Review: Teaching in Tanzania by Khatidja J

Having spent a fair amount of my childhood in East Africa, I knew I wanted to return to the place where many generations of my family grew up.

Landing in Kilimanjaro airport, I felt slightly anxious as well as excited as to what the next two months would hold. Having found my driver, I jumped into his jeep and off we sped down the red soil roads towards Usa.

Usa is a town near Arusha, where I was based during my stay. It has a great community feel to it. Children, chickens and dogs run around the small side streets whilst women wearing brightly coloured kitenges and kangas sell fruit on the road corners. The driver stopped outside a cream coloured house with a large gate in front of it. This was to be my home in Usa. Lizbet my little host sister immediately came running to the gate with an inquisitive expression on her face. Her smile was infectious as was that of her adorable older sister Charity. My host family are such wonderful, warm and generous people. I felt very welcome from the start.

Within the next few days, I met all the other volunteers, who before long became really close friends. They helped show me around Arusha, which is a vibrant city with fantastic markets and introduced me to the numerous great places to eat! I had my first experience of riding in a Dala Dala which was interesting whilst scary at the same time! Dalas are the local transport in Tanzania and it took a few trips for me to adjust to the crammed vans which race along the roads.

I was so excited the morning of my first day teaching at Usa River Academy. I awoke at around 6 a.m. as sunlight poured through my bedroom window and the chickens started clucking! The day starts early in Usa. I got dressed and off I strode down the beautiful tree lined boulevard to my school.

I was allocated four year groups, of children aged approximately 10-14 years, to teach English to. Having never taught before, it was quite a daunting prospect at first but one which I loved from the start. Initially, the children were apprehensive as to what this Mzungu (foreigner) was like but they soon warmed to and trusted me.

 I had a great amount of independence and freedom in taking the lessons. It is hard to see how much some of the children have suffered and endured in their lives but they are all such survivors and their courage and strength is truly inspiring.

By the end of the day, I felt exhausted but teaching filled me with such joy. Most evenings I spent relaxing with my host family, eating the local cuisine and playing and dancing to Tanzanian tunes with my host sisters. Some nights I would head out with the other volunteers to enjoy Arusha’s open air nightlife.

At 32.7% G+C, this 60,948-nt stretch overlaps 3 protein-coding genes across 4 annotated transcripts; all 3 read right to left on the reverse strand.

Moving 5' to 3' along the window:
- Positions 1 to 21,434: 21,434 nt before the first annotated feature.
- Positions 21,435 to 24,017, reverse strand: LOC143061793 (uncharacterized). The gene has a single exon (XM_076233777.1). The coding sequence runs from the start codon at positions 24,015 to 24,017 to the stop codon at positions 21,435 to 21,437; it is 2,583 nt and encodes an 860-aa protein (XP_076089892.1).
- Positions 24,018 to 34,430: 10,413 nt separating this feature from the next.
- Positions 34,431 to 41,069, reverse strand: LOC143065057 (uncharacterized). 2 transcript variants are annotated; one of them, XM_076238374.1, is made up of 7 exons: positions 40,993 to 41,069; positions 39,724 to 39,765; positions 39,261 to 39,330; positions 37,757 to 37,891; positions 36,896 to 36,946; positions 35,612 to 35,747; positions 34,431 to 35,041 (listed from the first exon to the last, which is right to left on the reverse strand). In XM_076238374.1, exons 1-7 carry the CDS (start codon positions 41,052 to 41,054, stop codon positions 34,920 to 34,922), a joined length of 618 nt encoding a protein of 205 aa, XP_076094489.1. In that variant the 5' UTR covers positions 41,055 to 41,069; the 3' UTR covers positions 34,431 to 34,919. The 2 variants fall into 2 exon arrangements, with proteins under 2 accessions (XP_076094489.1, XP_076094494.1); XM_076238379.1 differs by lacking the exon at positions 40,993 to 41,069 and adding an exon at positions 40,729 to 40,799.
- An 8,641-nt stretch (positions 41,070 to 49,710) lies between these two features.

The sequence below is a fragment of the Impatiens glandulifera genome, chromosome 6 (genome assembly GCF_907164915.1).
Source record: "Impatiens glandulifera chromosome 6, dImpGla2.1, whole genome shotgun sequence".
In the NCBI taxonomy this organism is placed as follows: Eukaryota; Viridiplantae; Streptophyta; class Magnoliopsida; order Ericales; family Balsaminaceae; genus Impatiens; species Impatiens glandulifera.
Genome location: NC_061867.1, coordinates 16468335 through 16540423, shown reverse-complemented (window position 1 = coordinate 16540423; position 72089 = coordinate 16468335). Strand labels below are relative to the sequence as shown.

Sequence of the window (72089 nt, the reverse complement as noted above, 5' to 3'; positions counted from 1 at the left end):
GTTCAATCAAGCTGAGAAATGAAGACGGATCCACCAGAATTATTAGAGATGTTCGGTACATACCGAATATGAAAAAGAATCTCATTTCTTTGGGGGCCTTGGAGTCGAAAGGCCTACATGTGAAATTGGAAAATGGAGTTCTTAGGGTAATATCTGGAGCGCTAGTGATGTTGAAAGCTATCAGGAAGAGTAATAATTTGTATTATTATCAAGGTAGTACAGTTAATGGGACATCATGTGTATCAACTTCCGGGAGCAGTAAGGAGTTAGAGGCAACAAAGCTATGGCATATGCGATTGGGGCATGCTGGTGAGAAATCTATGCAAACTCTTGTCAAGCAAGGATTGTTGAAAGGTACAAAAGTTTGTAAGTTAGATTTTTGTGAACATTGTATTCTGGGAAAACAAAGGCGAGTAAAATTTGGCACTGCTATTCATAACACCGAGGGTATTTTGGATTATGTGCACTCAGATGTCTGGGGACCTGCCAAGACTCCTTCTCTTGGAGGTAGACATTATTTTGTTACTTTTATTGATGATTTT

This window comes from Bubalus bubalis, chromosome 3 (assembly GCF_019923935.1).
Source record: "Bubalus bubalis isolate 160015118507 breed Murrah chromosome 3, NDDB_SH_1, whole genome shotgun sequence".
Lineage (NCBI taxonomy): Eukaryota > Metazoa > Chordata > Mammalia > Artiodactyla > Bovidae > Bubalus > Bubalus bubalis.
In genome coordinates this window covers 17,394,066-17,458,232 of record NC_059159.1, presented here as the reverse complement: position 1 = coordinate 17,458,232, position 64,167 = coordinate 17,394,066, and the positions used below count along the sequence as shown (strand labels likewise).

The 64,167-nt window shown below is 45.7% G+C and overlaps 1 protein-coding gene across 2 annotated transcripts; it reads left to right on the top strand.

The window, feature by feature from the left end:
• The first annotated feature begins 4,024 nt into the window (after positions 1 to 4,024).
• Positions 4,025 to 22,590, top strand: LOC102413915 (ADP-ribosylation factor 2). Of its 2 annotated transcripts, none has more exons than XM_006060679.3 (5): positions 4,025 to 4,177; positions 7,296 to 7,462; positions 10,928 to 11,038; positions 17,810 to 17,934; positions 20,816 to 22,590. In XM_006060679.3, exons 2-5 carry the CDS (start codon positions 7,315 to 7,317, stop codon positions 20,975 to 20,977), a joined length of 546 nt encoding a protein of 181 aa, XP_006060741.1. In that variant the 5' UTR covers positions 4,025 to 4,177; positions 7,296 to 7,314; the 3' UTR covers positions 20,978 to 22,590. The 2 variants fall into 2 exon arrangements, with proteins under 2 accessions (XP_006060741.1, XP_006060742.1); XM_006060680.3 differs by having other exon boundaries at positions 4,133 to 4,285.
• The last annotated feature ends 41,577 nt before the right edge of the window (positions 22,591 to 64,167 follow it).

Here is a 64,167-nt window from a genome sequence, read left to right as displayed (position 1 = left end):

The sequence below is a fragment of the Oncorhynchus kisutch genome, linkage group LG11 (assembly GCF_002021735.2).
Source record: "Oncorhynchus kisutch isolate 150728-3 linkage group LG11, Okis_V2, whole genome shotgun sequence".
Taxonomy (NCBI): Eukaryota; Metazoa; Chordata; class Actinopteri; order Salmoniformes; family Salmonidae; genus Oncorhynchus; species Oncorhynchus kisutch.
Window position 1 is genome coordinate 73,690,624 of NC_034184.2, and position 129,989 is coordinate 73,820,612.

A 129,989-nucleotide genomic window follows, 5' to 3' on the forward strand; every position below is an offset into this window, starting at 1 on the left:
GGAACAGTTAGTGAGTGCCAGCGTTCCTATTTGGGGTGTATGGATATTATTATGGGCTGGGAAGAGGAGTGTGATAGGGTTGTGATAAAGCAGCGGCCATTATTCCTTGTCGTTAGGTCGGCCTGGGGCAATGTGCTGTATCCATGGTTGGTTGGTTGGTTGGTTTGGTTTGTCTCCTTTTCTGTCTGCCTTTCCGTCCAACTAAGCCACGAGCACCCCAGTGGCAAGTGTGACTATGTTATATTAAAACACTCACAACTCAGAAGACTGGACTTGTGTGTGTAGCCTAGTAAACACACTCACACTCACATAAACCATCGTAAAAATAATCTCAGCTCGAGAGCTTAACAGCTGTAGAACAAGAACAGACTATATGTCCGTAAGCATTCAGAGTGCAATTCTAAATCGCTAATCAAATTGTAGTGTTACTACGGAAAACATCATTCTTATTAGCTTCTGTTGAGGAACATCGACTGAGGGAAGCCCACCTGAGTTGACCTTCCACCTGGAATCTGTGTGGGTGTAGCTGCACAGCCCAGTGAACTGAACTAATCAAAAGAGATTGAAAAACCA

Outside teaching, I enjoyed spending time with the other volunteers relaxing in Arusha and discovering the rest of the country. I ventured on safari to the Serengeti and Ngorongoro crater. I had such a brilliant time and the scenery was breathtaking. I ended my time in Tanzania with a trip to Dar es Salaam and Zanzibar where I spent the days wondering around the atmospheric Stone Town and lounging on the island’s paradise beaches.

My two months in Tanzania were fantastic, however, that is not to say without challenges. At times for days there would be no water, nor electricity. Within a short time these issues became a part of life that you learnt to adapt to and made you so much more appreciative of the daily necessities taken for granted in the developed world. The difficult days were made much easier by the support of the other volunteers. We were always there to look after each other and to lean on each other.

Now back in London, Arusha seems a world away. However, I often find myself reminiscing about those incredible two months. Living in Tanzania was one of the best things I have ever done whilst at the same time one of the hardest things I have ever done. There are times where one sees or hears things which are really upsetting and even more frustrating is knowing, that there is often little you can do to change those things immediately. However, knowing that for those two months I made my students smile is all I need for me to believe it was all so worthwhile.

I cried when I said good bye to those that I had become so close to. Leaving my host family at the airport was a really emotional and poignant moment. Some of the students were worried that when I returned to London I would forget them. I will never forget them, they inspire me on a daily basis and it is them who have taught me so much about life.

To my students, my host family, my friends and all the other wonderful people I met out there I want to say thank you. Thank you for being a part of my life. You have all enriched my world so much and I miss you all constantly. There will always be a special place for all of you in my heart. I genuinely hope to be reunited again in the future.

Khatidja J in Tanzania

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This is a personal account of one volunteer’s experience on the project and is a snapshot in time. Your experience may be different, as our projects are constantly adapting to local needs and building on accomplishments. Seasonal weather changes can also have a big impact. To find out more about what you can expect from this project we encourage you to speak to one of our friendly staff.

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